Fluorescent lights come in different types and strengths, and not all are equal as far as plants are concerned. Plant requirements vary as well, and a light that is suitable for growing mint or creeping Charlie will not necessarily work for begonias or tomatoes. Using the wrong light, fluorescent or otherwise, can cause the plant to develop significant growth problems, fail to bloom or even die. Learning a few basics about light and plants will help you determine if fluorescent light will help specific plants to grow.
Sunlight contains many different kinds of light that are visible when the light is directed through a prism. These colors, also seen when sunlight filters through water droplets to form a rainbow, range from red at one end of the spectrum to blue at the other. Although there are other colors in between -- such as yellow, violet and orange -- growing plants mainly require red and blue light waves. They also must have light that is bright enough to allow them to photosynthesize their food, and the light must be available for enough hours each day that the plant can produce adequate food for survival and growth.
Foliage plants, those without flowers or fruit, need only blue light waves to grow well. Because blue light supports photosynthesis and leaf growth, most plants will be able to live and grow with this type of light alone. The disadvantage of such a limited light source, however, is that although flowering plants will grow under blue light waves, they will never produce any flowers. To be able to flower, plants must also have red light waves.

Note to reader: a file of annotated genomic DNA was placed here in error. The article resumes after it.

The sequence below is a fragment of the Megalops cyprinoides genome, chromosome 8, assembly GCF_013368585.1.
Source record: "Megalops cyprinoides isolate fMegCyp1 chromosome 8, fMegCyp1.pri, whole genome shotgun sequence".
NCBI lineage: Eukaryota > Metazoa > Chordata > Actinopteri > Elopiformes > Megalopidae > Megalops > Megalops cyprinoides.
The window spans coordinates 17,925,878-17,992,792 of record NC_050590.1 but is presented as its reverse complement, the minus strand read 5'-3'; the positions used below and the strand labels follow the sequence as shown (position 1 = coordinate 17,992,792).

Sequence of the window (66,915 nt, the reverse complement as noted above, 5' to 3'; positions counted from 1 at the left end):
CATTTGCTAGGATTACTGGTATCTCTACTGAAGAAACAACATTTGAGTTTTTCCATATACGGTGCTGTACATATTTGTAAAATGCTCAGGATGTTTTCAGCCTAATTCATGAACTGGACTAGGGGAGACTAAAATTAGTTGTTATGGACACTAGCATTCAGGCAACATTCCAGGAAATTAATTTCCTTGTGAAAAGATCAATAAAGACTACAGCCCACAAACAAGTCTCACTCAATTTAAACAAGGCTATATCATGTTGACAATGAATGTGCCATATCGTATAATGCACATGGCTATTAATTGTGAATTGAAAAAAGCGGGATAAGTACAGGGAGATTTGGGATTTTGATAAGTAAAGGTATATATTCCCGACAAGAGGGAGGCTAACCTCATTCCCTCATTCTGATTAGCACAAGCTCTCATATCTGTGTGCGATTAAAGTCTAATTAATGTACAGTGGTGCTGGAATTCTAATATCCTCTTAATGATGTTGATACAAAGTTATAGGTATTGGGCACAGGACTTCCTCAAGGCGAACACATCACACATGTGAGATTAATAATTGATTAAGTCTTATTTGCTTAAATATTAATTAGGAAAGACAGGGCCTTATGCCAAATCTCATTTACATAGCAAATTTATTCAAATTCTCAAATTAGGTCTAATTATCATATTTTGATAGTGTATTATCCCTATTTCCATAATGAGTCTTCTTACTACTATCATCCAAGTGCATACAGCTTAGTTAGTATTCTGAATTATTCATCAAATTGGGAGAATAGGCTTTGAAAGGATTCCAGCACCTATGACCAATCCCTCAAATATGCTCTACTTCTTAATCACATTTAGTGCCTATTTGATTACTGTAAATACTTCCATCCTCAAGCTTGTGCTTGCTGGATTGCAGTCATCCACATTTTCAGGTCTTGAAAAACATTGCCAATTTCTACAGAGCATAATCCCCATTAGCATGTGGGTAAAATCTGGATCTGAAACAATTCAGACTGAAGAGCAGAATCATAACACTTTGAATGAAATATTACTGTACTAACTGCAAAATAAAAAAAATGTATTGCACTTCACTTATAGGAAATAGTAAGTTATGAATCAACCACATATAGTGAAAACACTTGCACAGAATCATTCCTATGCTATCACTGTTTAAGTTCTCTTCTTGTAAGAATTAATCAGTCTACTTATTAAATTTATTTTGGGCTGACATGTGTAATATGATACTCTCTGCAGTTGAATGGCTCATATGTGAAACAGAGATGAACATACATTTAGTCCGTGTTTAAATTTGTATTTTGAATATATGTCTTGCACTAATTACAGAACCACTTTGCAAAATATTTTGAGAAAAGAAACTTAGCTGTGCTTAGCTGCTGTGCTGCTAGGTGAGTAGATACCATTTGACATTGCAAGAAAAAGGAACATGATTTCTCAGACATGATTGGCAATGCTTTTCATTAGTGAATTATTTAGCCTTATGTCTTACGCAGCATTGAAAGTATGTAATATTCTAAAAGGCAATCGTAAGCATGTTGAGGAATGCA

Fluorescent lights provide almost all blue light waves. This makes them excellent for growing foliage plants. Use them to start seedlings as well. Fluorescent lights are cool, making them safe around plants, because they won’t burn the leaves. Since standard fluorescent lights tend to be limited in intensity, place them very close to growing plants, about 2 inches for seedlings and 4 inches for older plants. Leave the lights on about 14 to 16 hours per day for best results.
Specialized fluorescent lights designed specifically for growing plants, often called grow lights, are readily available from virtually any source that sells indoor gardening supplies. The exact specifications of the lights vary by manufacturer, but all include red light waves and are suitable for growing flowering plants as well as foliage plants. Use these for indoor plants that receive little or no sunlight. Most will also help plants such as tomatoes and peppers to produce and set fruit, but check the light before purchasing it, as some may not be adequate for fruits and vegetables.
- Incandescent Light Vs. Sunlight for Plant Growth
- The Importance of Light to a Plant
- The Benefits of Sunlight Vs. Artificial Light for Plant Growth
- Artificial Light & Indoor Plants
- Plants That Grow Under Fluorescent Light
- Sunlight Vs. Artificial Light in Plant Growth
- What Do Plants Need for Photosynthesis?
- How Aquarium Lights Affect Potted Plants
- Full-Spectrum Versus Grow Light
- Plant Lights & Indoor Growing
- Can Plants Live Without Sunlight?
- How Does Colored Light Affect Plants?